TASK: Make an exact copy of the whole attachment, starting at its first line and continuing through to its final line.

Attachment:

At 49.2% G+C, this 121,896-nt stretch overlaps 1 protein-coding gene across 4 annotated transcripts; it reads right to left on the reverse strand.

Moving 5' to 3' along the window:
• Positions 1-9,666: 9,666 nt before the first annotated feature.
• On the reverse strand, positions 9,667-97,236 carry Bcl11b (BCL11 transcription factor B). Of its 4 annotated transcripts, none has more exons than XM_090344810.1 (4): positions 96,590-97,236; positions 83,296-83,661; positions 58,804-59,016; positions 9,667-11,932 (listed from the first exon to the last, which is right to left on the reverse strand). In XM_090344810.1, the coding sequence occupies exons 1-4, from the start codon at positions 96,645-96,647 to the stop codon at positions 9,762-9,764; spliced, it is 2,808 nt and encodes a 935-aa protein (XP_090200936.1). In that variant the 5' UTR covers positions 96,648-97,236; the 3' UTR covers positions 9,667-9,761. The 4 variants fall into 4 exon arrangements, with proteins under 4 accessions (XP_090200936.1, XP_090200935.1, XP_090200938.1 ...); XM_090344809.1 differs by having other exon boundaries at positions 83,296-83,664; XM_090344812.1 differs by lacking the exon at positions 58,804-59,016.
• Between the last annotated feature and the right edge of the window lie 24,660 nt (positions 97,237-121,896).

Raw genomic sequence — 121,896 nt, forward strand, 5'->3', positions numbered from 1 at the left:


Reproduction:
At 49.2% G+C, this 121,896-nt stretch overlaps 1 protein-coding gene across 4 annotated transcripts; it reads right to left on the reverse strand.

Moving 5' to 3' along the window:
• Positions 1-9,666: 9,666 nt before the first annotated feature.
• On the reverse strand, positions 9,667-97,236 carry Bcl11b (BCL11 transcription factor B). Of its 4 annotated transcripts, none has more exons than XM_090344810.1 (4): positions 96,590-97,236; positions 83,296-83,661; positions 58,804-59,016; positions 9,667-11,932 (listed from the first exon to the last, which is right to left on the reverse strand). In XM_090344810.1, the coding sequence occupies exons 1-4, from the start codon at positions 96,645-96,647 to the stop codon at positions 9,762-9,764; spliced, it is 2,808 nt and encodes a 935-aa protein (XP_090200936.1). In that variant the 5' UTR covers positions 96,648-97,236; the 3' UTR covers positions 9,667-9,761. The 4 variants fall into 4 exon arrangements, with proteins under 4 accessions (XP_090200936.1, XP_090200935.1, XP_090200938.1 ...); XM_090344809.1 differs by having other exon boundaries at positions 83,296-83,664; XM_090344812.1 differs by lacking the exon at positions 58,804-59,016.
• Between the last annotated feature and the right edge of the window lie 24,660 nt (positions 97,237-121,896).

Raw genomic sequence — 121,896 nt, forward strand, 5'->3', positions numbered from 1 at the left: